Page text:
All in all this was a carefully considered revival of Colder Than Here, with plenty of talent on show but in the service of an unshowy play that deserves to be seen more often in its original stage version, despite its successful television adaptation.
Laura Wade’s play was first shown in the West End back in 2005, and here achieves a welcome and solid revival at the Guildhall School. In some ways it is a surprising choice for an academy production given that the themes and two of the characters are closer to the end rather than the start of life, and thus potentially remote from the experience of student performers.
However, this gentle nuanced meditation on the broad, family challenges of preparing for death through terminal illness responds to careful sensitive treatment. This is what it receives here from the four players and experienced director Lisa Blair, who uncover fine layers of black humour and hope as well as more predictable autumnal bleakness.
On entering the studio theatre at Milton Court one is struck first by the set and the back-drop, lots of copper pipes – the innards of a suburban house exposed to view. Surrounded by the three banks of seats is a living room of a studiedly unfashionable kind, very much comfy, rather than stylish, and harking back to the 1990s when the middle-aged would certainly still have had stacks of LPs to hand near the TV.
But a lot of the action also happens off of the central platform, as the characters visit urban and rural sites with projected video images on the back wall to set the scene. There they tend to find an honesty and openness that eludes them at home.
There is little plot – plot is not the point here, and in fact we know it all by the end of the first scene in which Myra (Talullah Bond) and Jenna (Phoebe Marshall) check out a potential site for a green burial. Myra has terminal cancer and has reacted to that by taking charge of every detail of planning possible surrounding her departure, whether it is her ultimate location, or a cardboard coffin and how it is to be painted.
Myra is clearly the brisk coping sort, who responds to a challenge that is impossible to encompass with activity rather than passivity. However, in a fairly emotionally inarticulate English family this stores up problems with all the others, who feel excluded from both the planning and the action and the possibility of grieving.
There is lots of scope for wry, dark ‘Northern’ humour here of a type we would associate with Alan Bennett; but there is a lot more too. Wade is interested above all in even-handed development of character, in giving equal weight to everyone’s viewpoint, and showing how the crisis of an imminent death brings to the surface emotions and tensions long suppressed by the dissipating effect of the daily routine of working and family life.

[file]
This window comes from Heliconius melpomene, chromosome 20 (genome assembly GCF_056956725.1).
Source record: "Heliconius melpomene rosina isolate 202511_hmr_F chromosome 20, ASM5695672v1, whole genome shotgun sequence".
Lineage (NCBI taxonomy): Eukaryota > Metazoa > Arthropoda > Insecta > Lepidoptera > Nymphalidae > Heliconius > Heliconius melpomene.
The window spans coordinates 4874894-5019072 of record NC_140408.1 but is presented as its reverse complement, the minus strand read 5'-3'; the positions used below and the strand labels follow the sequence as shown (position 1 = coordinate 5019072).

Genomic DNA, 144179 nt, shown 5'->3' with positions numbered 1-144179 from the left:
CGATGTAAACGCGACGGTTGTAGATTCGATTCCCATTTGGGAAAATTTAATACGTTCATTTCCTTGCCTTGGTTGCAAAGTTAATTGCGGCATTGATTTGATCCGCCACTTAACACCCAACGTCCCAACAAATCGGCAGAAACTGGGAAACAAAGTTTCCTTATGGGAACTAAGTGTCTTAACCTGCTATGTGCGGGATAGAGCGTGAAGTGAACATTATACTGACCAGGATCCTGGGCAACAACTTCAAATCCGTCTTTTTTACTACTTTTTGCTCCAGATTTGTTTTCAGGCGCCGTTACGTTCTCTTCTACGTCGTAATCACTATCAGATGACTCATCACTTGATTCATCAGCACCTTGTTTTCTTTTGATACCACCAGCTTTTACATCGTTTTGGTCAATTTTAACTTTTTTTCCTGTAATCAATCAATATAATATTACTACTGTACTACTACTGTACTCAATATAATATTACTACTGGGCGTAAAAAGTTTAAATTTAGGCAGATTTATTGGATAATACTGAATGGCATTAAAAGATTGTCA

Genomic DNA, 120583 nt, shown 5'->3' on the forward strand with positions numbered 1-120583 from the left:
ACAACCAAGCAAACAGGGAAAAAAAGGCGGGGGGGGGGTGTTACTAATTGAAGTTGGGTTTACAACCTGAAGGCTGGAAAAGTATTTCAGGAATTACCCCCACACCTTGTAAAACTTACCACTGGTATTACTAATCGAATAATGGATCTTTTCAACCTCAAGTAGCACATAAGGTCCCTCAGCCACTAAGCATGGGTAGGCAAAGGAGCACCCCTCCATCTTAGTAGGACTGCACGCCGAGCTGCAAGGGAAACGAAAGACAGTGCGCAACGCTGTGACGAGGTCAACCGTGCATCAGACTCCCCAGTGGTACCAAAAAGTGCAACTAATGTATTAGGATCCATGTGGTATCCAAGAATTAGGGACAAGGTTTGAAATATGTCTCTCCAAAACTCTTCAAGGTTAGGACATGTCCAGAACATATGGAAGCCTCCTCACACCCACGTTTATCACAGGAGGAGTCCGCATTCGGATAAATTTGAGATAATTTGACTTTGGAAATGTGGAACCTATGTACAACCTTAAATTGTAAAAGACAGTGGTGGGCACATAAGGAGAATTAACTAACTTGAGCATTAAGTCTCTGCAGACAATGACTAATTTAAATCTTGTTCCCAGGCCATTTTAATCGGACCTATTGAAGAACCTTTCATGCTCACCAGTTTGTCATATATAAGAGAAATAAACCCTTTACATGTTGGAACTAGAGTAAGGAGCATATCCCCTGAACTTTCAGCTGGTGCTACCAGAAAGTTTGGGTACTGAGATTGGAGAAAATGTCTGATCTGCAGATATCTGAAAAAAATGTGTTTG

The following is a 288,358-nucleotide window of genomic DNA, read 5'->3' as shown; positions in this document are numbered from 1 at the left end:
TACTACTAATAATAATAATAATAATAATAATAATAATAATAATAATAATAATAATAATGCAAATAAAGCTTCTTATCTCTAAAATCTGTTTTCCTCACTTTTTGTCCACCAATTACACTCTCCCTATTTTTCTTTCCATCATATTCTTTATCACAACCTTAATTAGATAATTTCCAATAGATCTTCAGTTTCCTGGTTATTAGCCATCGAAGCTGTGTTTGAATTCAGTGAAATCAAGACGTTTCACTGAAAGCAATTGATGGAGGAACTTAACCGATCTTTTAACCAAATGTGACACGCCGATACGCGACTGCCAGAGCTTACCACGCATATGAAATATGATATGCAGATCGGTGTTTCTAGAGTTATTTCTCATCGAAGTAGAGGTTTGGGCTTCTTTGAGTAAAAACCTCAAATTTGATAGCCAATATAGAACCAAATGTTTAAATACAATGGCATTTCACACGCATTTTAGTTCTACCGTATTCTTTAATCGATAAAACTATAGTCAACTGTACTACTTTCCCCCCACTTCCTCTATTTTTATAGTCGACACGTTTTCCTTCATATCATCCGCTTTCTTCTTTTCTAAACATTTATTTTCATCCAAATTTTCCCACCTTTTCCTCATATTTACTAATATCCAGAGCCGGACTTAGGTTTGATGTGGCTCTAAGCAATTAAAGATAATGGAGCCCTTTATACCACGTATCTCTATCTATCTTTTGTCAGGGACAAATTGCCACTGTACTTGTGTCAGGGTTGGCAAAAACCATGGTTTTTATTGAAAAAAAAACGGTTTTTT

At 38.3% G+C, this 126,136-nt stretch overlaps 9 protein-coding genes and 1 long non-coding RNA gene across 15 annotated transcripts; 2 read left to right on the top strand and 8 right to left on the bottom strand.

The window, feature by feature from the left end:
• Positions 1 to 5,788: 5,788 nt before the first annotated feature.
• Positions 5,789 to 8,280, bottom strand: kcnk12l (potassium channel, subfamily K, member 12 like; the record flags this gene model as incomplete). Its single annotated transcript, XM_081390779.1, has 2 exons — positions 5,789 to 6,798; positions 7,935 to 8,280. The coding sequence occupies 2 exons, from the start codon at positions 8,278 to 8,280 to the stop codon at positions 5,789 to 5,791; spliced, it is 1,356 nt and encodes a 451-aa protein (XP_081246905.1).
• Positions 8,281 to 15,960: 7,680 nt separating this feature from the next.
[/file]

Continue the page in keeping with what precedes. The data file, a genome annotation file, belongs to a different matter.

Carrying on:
This is where the production really scores: the joshing intimacy of the family surfaces gives way to reveal long-standing differences of perspective and opinion between busy Myra and ineffectual Alec, her husband (Jonny Lavelle), and their two daughters: efficient, apparently strong, Harriet (Mhairi Gayer), and oddball, quirky rebel, Jenna, who together seem to combine the two warring aspects of their mother’s personality.
Lisa Blair has encouraged the actors to find the hard edges while preserving the warmth of shared family affection, a difficult balance to strike.
Gayer and Marshall are highly convincing as the two contrasted sisters, all disdainful sibling rivalry as the pressures mount, and both dissolving under the pressures of events and finding comfort in each other again. Each of these jarring encounters is finely rendered and the emotions are convincingly realised and earned as roles gradually reverse.
Lavelle and Bond have the more tricky task in playing middle-aged people somewhat defeated by life when they are only starting out on theirs. The more obviously theatrical moments are well done: there is a funny-poignant telephone monologue for Alec, in which he rants at and confides in a customer care receptionist, which is both amusing and desperately sad as it should be.
And Bond gets the gradations right as her mask of confidence slips and her fears and anxieties emerge, and her concern to plan the future for her family becomes a concrete expression of frustrated love on the verge of its confine. However, there is a wan hopelessness about the tone of the writing for this couple at times which eludes the actors and frankly you would not wish them to know it yet either.
Technically the show is very professional. Frankie Bradshaw’s set works well, and the piping helpfully embodies one of the counter-point themes of the play – the boiler is on the blink for the duration of Myra’s decline – another type of cold that is gathering and gaining hold.
There was one avoidable blemish, however: some of the video titles shown on the backdrop were simply too low for the audience to read beyond the set. Some neat thematic sound cues were on hand to cover scene changes and the lighting carefully reflected the changing lustre of the seasons between autumn and summer, an important undertow in the writing.
All in all this was a carefully considered revival, with plenty of talent on show but in the service of an unshowy play that deserves to be seen more often in its original stage version, despite its successful television adaptation. Wade demonstrates that there is always more to be said on this most perennial of themes so long as it is refracted undogmatically through characters carefully and lovingly imagined.